Travel firms were warned they risk missing out if they continue to rein back on investing in their companies as the recession recedes.
Speaking at yesterday’s Barclays Travel Forum, the bank’s managing director corporate banking Graham Buckland delivered an upbeat assessment of prospects for the UK economy.
But he said firms that have been sitting on capital due to concerns about the future need to beware of competitors from overseas stealing a march as the upturn takes hold.
“What we do not want to see, as we come out of being flat, is companies not having invested, so not being able to take advantage of the upturn and, even worse, better invested companies coming in and making consolidation plays,” said Buckland.
He added that he has started to see increased confidence among chief executives and that recent months have seen more “event driven” [merger and acquisition] activity than in the last two to three years.
This was partly due to business owners starting to have more realistic expectations in terms of the valuation of their companies.
Contrary to popular opinion, Buckland said the level bank lending was more down to demand from firms than to how many applications the banks were prepared to approve.
“The bulk of debt is borrowed by the bigger companies. Medium sized businesses in London (£25 million turnover) only borrow 5% of the debt. The bottom line is medium sized companies do not borrow. You are seeing a reduction in people applying to borrow because they are cautious.”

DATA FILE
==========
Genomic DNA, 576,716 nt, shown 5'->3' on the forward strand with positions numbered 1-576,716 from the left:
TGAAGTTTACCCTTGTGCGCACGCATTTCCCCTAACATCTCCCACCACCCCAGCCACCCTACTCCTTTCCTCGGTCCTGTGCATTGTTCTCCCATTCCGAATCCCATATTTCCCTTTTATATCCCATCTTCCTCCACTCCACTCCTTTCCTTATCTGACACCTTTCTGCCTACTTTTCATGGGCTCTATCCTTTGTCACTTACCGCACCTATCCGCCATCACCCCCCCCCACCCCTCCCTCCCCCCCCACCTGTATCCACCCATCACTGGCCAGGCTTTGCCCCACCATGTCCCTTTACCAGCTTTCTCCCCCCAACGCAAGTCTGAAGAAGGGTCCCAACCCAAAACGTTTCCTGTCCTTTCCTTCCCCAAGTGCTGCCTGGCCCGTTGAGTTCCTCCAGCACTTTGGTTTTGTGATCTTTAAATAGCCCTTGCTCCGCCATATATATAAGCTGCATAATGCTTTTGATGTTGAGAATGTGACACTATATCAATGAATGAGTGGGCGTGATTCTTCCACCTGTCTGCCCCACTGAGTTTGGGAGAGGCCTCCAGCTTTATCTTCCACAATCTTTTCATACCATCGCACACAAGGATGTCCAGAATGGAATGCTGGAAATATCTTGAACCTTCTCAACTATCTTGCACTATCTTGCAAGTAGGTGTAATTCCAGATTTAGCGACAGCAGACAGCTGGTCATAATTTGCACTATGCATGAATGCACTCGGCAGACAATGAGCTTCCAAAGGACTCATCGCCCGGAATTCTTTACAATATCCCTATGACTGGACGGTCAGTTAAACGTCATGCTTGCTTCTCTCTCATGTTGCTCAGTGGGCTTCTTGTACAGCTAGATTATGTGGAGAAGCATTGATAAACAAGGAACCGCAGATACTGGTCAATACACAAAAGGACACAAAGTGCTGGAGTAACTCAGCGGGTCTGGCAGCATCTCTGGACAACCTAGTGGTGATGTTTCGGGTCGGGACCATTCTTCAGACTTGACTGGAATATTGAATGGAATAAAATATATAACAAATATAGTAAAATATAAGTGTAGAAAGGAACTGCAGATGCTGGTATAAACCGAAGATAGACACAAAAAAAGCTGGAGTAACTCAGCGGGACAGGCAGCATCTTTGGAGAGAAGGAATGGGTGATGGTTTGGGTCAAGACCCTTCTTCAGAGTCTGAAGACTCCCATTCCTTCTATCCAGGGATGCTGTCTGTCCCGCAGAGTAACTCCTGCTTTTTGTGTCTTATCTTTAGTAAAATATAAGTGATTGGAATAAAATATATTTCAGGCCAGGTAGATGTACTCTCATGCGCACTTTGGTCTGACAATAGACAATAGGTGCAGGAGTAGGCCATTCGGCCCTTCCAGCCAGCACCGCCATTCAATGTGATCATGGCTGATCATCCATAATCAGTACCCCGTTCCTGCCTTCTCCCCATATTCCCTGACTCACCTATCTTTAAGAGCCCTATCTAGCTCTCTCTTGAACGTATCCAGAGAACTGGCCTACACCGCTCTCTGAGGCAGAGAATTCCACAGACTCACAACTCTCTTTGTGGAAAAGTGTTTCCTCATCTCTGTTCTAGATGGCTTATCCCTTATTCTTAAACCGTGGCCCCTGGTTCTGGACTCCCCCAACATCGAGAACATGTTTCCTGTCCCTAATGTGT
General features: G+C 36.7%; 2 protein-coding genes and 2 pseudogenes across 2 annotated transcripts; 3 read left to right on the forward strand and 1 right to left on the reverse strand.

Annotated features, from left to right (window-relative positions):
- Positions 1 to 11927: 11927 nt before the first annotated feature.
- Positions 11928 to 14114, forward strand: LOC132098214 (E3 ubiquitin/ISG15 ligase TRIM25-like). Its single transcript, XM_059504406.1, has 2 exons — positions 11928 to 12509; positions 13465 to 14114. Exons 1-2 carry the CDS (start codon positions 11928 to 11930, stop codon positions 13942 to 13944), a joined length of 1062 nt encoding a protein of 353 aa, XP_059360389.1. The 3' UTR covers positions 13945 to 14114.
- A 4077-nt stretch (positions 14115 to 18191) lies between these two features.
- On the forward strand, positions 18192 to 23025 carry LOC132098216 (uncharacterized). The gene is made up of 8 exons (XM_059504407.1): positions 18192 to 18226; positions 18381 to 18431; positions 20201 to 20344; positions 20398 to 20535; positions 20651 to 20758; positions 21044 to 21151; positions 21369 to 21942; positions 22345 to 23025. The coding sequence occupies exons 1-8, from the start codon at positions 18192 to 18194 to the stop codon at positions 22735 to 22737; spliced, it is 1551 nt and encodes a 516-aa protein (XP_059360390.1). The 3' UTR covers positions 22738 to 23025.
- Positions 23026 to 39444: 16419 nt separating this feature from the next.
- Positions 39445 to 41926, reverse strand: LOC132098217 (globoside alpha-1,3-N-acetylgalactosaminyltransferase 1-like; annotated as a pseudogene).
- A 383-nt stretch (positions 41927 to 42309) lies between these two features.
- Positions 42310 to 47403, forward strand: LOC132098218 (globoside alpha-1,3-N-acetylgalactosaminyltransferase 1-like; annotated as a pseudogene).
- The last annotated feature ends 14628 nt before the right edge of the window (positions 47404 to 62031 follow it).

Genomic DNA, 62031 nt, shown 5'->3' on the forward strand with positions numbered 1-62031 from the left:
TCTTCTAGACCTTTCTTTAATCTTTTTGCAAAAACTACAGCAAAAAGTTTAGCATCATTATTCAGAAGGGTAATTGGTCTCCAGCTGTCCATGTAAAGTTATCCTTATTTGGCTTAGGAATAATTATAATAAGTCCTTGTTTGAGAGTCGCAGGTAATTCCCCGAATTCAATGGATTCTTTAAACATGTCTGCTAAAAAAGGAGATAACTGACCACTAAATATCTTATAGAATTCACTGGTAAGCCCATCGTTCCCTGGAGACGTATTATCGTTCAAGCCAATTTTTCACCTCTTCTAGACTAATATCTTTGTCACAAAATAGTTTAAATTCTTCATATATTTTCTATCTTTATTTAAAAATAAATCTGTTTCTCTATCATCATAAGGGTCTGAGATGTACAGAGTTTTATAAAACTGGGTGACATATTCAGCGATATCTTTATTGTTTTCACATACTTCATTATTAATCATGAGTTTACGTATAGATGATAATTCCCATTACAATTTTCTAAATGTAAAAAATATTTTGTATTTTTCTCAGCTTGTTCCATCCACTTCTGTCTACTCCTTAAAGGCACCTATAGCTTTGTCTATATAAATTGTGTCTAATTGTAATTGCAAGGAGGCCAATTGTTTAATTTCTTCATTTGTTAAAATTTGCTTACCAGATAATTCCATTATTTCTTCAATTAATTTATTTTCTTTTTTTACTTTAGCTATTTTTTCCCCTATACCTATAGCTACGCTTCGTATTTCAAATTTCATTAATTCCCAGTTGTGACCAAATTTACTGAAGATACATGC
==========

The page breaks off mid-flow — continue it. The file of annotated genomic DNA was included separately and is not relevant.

Buckland said it was important business started spending again to kick start confidence and the bank was prepared to work closely with its customers on applications for credit to “get their house in order” and improve the approval rate.
Despite a series of high profile business failure, many on the high street, Buckland said the bank’s experience of the recession is that firms have fared better than the press coverage has suggested.
“Generally speaking all sectors have performed okay. I remember the last recession in the early nineties and companies are better managed today, balance sheets are stronger, we have seen a lot less failures, bad debts and impairments.
“There is a skew. Sectors that are people based are doing a little better than those that are asset based. Technology has done particularly well, and business services and utility management. We have seen failures in the retail space and probably running regional hotels has proven more difficult.”
Buckland high profile retail failures like Woolworth, MHV and Blockbuster were “taken over by events”, the business model changing and a bricks and mortar large retail portfolio meaning they were unable to react quickly.
Of those that have survived a key quality has been good management. “You have got to peddle a bit faster, spin the wheels a bit faster. If you get the management right, if you are peddling frantically you won’t fall into that bottom 3% of failures.”
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